“We’ve had plenty of public opportunities to be involved, and nobody’s been involved,” he said.

Newsome told council a quick decision on the rezoning is crucial for his business.

“It’s critical now because the opportunity is there,” he said. “It will move my business in the right direction by getting a new location and doing a proper development.”

“We’ve been waiting quite a while following the process,” said Newsome.

Asked about potential air pollution after council adjourned, Newsome added: “We don’t have a dust problem right now (at the current Ear Lake quarry), and we’re going to have less of a dust problem (at the proposed McLean Lake site).”

In March, council passed a new zoning bylaw.

That bylaw originally contained the McLean Lake rezoning proposal, but after it became contentious, the matter was removed for further review.

Council hired Gartner Lee to examine whether the correct process for the rezoning application had been followed, and the study found, indeed, that it had.

The motion to bring the McLean Lake rezoning application forward passed unanimously on Tuesday.

Notification of public discussions will now be sent out for hearings in December before the proposal can receive second and third reading, said city administrator Rob Fendrick.

Just Posted

Yukon RCMP concludes investigation into fatal Haines Junction ambulance crash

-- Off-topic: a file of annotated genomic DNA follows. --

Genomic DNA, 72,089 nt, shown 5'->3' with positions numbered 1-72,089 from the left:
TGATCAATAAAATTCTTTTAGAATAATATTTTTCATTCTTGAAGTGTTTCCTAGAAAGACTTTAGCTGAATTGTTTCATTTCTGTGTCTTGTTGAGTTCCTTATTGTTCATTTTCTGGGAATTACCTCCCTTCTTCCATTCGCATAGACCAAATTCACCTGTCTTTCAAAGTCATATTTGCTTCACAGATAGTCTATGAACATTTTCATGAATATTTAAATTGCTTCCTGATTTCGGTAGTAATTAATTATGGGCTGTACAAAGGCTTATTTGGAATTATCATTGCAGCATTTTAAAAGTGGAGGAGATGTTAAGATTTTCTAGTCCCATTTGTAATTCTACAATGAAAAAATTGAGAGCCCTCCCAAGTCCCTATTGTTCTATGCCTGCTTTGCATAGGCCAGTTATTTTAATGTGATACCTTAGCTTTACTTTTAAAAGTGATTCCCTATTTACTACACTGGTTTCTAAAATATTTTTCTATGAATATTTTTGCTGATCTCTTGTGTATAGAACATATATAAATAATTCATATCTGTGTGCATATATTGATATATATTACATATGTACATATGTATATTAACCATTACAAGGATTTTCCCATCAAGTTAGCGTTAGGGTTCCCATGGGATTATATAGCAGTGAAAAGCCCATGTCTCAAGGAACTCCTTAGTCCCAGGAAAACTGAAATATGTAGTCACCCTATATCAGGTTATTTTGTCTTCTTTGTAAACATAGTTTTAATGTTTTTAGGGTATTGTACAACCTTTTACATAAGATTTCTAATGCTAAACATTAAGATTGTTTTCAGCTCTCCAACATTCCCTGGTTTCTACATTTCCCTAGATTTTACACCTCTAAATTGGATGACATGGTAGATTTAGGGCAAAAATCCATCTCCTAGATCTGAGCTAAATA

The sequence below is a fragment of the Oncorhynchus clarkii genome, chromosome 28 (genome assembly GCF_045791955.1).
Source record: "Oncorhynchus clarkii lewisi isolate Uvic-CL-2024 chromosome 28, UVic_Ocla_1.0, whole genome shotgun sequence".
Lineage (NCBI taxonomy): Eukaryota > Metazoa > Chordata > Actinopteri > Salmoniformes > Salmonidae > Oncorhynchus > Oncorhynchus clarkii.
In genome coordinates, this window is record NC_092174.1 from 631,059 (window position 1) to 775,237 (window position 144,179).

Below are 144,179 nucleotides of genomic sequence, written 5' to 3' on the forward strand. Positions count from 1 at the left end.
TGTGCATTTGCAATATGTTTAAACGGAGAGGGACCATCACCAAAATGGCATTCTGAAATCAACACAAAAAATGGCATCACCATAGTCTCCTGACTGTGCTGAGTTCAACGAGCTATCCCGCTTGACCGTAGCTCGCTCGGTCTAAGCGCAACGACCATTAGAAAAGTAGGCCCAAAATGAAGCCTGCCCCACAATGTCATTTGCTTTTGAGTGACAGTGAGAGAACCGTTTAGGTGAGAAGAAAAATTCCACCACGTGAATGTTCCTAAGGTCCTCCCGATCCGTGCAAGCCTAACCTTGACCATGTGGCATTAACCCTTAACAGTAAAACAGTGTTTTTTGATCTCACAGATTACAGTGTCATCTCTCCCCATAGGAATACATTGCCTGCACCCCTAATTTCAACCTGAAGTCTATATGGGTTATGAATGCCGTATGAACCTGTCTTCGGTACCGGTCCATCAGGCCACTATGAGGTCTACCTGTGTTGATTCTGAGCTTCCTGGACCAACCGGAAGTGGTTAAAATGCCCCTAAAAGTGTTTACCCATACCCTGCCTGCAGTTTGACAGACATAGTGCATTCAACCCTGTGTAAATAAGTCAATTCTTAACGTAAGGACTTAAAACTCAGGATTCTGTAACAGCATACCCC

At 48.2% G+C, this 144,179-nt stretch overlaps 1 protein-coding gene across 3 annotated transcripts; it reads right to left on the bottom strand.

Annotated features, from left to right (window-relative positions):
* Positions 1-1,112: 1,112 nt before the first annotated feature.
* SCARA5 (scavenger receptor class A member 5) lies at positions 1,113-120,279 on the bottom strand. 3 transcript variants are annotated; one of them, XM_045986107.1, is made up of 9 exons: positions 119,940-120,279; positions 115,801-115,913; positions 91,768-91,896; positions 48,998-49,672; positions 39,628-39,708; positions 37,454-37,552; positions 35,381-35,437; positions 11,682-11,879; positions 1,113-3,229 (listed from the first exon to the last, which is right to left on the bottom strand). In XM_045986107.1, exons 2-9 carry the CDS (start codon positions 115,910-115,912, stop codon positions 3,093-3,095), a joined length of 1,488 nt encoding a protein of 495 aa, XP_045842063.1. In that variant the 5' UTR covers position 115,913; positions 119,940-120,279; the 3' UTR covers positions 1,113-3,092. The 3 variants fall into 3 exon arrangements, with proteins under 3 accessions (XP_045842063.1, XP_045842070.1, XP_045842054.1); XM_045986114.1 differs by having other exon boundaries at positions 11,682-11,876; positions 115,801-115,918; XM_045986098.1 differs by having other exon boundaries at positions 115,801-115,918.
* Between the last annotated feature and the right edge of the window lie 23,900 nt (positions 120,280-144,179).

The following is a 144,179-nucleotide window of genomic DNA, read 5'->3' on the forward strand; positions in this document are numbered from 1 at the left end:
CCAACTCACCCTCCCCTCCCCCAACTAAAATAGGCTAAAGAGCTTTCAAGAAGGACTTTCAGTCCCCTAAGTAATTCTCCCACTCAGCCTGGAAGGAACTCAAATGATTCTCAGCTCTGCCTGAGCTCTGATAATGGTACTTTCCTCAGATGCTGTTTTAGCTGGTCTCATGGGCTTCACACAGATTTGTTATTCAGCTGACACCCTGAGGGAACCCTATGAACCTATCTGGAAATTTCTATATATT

RCMP spokesperson confirms no charges are being laid

Kaska Dena Council not a rights-bearing group, YG argues in hunting consultation lawsuit

KDC says the Yukon government has the duty to consult before issuing hunting licences for Kaska traditional territory

Yukon COs kill 3 bears attracted to ‘waste’ stored at Whitehorse junkyard

‘If it can smell like food (a bear is) on it, and it’s happening all over the place.’

YG bars Dawson City’s retired dentist from providing emergency services

Government can’t get its story straight over why Helmut Schoener can’t use hospital dental suite

Jessica Frotten captures 4 medals at Canadian Track and Field Championships

‘I’ve had such amazing support system, that’s number one’

Whitehorse dressage show a competition for all ages

‘It’s about being one with your horse and working as a team and celebrating the harmony’

Dawson regional land use planning commission to be restored by fall

Plans were suspended while the Peel planning commission case worked its way through the courts

Great Northern Tournament returns for fourth medieval combat event

‘Every year it grows a little more and we get a little better at it’

Chilkat Challenge Triathlon holds second race

Dozens of racers paddled, biked and ran from Mosquito Lake to Chilkat State Park

YESAB report urges traffic lights at Alaska Highway intersection

Lower speed limits suggested ahead of new gas station construction

Yukon government denies it owes substitute teachers unpaid wages

The Department of Education filed responses July 5 to five lawsuits launched against it by substitute teachers

Some women won the marriage lottery in the Klondike

Others did not fare so well in love

Most Read